Appellant contends that as against a motion to quash, the affidavit must contain an averment that at the time of the execution of the check, appellant did not have sufficient funds or credit with the bank upon which the check was drawn, to pay the check. In support of this proposition appellant relies upon State v. Rodgers (1910), 175 Ind. 25, 93 N.E. 223, and Vinnedge v. State (1906), 167 Ind. 415, 79 N.E. 353. The subtance of the holding in each of these cases relied upon by appellant is: that it is sufficient to charge an offense in the language of the statute if the statute defines the offense and states what acts or omissions constitute it. But it is not sufficient if the statute does not define the offense, or other sections must be looked to, or the act must be supplemented by other elements, in order to make the offense. Page 27 of the Rodgers case, pages 417, 418 of the Vinnedge case.
Of course, the accused has a right to have all the essential elements that enter into the offense, charged in the affidavit, so that he may know what he has to meet, whether those elements are expressed in terms in the statute, or enter into the offense by construction. Weisenberger v. State (1931), 202 Ind. 424, 433 and cases there cited, 175 N.E. 238.
*684 We think the statute quoted states all the elements essential to constitute the offense charged. The affidavit is substantially in the words of the statute. It is not necessary to allege in the affidavit that the appellant at the time of its execution did not have sufficient funds in the bank to pay the check, since he might have arranged for credit to take care of it on presentation as the statute seems to infer, or he might have had other sufficient reasons for so believing. The offense is not for executing a check, when there are insufficient funds in the bank to pay it. The offense is for executing a check "knowing at the time" of such execution that the maker "has not sufficient funds in or credit with such bank ... for the payment of such check, ... in full upon its presentation...." This charge is properly contained in count two of the affidavit. The fraudulent check statute of 1927 was enacted for the purpose of creating a new and distinct offense.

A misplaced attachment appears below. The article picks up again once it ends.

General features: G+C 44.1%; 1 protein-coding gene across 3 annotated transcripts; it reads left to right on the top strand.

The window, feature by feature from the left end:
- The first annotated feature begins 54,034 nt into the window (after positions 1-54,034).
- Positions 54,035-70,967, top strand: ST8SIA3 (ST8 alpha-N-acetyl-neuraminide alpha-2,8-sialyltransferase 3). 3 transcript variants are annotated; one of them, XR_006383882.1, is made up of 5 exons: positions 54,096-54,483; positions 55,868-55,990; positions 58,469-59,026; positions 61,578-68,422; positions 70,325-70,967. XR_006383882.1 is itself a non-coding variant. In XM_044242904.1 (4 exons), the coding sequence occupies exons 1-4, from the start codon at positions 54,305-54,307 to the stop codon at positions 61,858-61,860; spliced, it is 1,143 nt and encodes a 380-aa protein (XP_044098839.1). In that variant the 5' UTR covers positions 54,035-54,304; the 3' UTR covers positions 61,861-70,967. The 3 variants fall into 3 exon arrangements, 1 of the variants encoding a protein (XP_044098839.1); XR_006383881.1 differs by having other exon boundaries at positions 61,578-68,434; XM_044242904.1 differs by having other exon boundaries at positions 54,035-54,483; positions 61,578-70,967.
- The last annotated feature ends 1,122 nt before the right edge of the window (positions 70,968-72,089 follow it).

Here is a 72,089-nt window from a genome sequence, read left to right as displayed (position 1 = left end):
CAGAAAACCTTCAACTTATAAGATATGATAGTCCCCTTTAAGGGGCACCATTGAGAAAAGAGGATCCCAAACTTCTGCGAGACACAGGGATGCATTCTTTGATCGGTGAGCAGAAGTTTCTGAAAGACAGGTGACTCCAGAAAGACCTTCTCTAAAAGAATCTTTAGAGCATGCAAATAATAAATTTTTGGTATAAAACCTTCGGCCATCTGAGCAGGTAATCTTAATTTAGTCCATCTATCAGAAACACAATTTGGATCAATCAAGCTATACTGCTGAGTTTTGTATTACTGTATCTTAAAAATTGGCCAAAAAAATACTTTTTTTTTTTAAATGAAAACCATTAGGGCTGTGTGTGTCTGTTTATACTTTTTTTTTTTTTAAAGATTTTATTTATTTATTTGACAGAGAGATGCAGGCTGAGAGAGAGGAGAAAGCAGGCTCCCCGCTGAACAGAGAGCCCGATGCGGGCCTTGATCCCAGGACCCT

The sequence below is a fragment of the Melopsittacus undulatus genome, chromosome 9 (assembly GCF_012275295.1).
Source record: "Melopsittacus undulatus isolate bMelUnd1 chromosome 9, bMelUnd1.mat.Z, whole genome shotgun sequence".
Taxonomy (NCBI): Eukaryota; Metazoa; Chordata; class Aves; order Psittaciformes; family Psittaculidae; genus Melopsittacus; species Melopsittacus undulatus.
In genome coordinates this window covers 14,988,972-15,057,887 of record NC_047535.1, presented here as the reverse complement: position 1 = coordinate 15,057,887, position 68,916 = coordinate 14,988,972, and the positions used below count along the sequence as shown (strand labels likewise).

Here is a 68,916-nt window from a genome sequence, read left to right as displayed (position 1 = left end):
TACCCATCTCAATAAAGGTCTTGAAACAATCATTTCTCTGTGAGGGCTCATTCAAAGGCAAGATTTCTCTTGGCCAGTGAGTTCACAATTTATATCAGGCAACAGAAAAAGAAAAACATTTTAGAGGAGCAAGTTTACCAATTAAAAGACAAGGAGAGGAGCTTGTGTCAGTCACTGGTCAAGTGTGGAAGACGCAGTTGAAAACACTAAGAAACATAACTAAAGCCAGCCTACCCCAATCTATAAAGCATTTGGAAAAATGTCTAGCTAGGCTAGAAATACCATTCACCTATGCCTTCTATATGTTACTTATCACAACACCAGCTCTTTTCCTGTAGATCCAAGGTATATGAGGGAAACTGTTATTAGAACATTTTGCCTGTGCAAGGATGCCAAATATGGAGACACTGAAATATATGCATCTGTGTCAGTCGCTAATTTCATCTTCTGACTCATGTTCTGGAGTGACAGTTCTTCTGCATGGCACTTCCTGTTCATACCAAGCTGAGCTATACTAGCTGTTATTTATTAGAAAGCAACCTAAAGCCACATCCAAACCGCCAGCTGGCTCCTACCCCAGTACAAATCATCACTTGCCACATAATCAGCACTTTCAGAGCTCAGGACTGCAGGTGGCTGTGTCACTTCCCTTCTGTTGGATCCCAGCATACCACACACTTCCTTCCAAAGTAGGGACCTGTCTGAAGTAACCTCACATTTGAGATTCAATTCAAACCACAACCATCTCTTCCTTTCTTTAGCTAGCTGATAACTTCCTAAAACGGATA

Appellant reasons quite learnedly as to what constitutes knowledge. With his reasoning we can readily agree. Knowledge probably is an abiding belief. In making this charge it is not necessary to aver the facts upon which the belief may be based. The affidavit charges the appellant with knowledge of a certain negative situation, as provided for by the statute. This knowledge with the other averments contained in the affidavit, are sufficient to constitute the offense defined by the statute.
If a defendant is charged with receiving money, or thing of value by color of any false token or any false pretense etc. under § 10-2103, Burns' 1942 Replacement, the false token or false pretense, must be averred and negatived in the charge. If the charge in the case at bar was based upon that *685 section of the statute appellant's argument and authorities cited would be germane and probably controlling. But it is brought under § 10-2105 which makes the execution of a check upon a bank with intent to defraud by obtaining money, merchandise etc. "although no express representation is made in reference thereto," but knowing at the time of the execution of the check that he, the maker, did not have "sufficient funds in or credit with such bank" for the payment of the check upon its presentation, a criminal offense. Under this statute it is not necessary to aver the false pretenses made if there were any, nor to negative their existence. No error was committed in overruling the motion to quash count two of the affidavit.
Without narrating the evidence, we may say that a careful examination clearly indicates that there was ample evidence to prove each essential element to constitute the offense charged.
Finding no error in the record the judgment is affirmed.
NOTE. Reported in 106 N.E.2d 392.